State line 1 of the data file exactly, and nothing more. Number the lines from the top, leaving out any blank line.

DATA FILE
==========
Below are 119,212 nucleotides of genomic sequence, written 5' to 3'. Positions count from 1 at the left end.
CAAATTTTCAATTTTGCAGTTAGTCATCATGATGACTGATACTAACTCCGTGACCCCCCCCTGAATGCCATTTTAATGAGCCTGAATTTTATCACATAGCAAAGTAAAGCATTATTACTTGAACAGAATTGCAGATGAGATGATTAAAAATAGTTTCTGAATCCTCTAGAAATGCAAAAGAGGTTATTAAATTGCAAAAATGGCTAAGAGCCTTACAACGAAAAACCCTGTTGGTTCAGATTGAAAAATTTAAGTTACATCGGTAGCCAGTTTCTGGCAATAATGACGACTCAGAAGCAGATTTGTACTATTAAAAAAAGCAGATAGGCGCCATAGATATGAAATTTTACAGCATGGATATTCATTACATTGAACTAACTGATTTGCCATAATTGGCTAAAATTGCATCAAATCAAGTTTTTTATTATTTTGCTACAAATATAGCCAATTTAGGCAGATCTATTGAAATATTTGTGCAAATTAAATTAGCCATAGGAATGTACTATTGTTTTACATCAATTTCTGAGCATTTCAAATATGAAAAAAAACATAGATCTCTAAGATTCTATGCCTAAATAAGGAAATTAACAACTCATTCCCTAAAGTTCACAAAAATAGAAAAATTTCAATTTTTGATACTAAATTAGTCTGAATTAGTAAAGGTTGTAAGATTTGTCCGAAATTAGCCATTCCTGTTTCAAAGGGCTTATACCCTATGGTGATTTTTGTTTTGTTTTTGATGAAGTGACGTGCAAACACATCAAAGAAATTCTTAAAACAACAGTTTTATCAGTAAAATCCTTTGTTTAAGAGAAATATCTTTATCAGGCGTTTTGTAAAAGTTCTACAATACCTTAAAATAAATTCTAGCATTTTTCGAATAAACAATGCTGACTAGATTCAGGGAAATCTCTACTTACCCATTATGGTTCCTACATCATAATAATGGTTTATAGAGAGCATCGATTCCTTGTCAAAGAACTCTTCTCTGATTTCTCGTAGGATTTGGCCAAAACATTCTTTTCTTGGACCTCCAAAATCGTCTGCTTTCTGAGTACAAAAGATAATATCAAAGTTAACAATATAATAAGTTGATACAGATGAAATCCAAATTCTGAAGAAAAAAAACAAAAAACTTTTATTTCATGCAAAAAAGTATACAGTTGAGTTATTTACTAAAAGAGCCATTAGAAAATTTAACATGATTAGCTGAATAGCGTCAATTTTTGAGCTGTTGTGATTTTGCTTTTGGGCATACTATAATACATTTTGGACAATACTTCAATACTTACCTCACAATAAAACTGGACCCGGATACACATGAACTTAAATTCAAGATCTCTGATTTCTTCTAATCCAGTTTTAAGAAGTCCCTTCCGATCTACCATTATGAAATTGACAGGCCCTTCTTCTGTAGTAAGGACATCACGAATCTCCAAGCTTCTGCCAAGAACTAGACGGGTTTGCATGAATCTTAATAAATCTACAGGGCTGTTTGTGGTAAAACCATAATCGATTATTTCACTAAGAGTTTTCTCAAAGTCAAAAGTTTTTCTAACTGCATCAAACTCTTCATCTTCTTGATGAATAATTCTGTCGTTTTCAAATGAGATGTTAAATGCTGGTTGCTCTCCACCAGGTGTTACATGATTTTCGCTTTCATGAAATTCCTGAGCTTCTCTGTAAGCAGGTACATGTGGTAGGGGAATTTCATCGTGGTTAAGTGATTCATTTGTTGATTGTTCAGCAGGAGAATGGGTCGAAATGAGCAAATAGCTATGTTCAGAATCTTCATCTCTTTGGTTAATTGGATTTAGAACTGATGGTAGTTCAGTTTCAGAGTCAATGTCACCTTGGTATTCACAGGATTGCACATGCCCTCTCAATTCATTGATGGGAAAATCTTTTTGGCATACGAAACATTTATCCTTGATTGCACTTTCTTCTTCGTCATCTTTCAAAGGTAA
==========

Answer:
Below are 119,212 nucleotides of genomic sequence, written 5' to 3'. Positions count from 1 at the left end.